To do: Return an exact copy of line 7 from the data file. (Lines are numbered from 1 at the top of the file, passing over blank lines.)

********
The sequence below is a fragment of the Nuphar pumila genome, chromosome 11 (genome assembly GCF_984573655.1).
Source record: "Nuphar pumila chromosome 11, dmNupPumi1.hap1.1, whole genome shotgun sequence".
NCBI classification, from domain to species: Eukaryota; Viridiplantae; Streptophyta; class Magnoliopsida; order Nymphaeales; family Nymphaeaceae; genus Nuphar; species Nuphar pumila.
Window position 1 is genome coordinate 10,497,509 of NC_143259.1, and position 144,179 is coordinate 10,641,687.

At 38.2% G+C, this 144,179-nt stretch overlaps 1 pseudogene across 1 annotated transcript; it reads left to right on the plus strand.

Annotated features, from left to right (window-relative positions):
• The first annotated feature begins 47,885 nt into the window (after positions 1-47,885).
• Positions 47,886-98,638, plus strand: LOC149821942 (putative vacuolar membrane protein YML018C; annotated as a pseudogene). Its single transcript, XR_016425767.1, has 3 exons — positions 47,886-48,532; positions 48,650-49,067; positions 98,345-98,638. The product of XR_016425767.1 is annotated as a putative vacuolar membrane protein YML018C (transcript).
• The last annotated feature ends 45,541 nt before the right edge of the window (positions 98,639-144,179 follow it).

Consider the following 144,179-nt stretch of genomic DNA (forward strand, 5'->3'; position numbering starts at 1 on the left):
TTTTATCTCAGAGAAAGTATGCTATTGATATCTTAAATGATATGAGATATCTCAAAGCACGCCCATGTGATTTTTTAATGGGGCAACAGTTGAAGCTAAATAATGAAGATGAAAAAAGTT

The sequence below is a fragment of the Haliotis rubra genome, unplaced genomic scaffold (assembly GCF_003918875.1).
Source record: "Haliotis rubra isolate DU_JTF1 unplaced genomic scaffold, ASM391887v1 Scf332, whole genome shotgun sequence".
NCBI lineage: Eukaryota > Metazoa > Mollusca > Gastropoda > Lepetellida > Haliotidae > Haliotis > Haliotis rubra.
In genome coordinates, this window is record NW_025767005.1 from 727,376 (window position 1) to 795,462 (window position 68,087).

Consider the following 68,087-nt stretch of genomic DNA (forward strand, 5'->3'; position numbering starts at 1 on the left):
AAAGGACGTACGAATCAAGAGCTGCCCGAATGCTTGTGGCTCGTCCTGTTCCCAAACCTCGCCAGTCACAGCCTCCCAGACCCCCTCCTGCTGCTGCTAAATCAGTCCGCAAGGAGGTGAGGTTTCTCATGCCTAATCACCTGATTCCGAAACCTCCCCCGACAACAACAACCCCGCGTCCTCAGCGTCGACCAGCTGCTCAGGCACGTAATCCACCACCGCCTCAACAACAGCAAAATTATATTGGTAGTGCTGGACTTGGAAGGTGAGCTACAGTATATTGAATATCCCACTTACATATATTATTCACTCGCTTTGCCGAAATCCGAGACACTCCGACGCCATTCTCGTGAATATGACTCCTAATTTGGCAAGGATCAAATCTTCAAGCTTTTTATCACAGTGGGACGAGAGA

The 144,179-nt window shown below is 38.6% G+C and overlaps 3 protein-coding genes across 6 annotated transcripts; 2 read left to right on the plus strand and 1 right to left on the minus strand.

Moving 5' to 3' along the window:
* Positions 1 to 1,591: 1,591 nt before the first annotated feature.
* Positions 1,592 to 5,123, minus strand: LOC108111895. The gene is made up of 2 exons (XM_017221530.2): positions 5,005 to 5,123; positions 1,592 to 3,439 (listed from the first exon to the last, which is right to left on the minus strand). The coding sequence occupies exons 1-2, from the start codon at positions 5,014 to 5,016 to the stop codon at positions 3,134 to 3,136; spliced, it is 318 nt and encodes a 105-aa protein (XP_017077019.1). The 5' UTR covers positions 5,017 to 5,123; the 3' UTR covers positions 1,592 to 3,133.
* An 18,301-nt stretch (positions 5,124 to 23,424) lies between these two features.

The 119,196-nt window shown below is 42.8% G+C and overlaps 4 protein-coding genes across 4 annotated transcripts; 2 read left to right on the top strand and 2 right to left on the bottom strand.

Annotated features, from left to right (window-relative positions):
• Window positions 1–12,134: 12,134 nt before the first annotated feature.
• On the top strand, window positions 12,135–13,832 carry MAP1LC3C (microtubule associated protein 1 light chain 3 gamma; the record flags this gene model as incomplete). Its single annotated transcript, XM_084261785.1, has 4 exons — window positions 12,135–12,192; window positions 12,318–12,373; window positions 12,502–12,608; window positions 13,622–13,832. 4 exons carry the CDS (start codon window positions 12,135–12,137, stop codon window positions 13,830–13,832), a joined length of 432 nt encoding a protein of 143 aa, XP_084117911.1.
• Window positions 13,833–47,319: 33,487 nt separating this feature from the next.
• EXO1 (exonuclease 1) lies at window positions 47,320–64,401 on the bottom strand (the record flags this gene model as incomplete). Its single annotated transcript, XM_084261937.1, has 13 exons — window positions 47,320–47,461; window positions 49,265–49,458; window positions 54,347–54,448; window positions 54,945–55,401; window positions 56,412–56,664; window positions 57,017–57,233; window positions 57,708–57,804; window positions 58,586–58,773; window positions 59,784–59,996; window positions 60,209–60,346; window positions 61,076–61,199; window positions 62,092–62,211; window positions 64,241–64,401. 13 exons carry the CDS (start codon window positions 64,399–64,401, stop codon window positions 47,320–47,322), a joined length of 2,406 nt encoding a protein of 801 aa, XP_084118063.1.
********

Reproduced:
• The first annotated feature begins 47,885 nt into the window (after positions 1-47,885).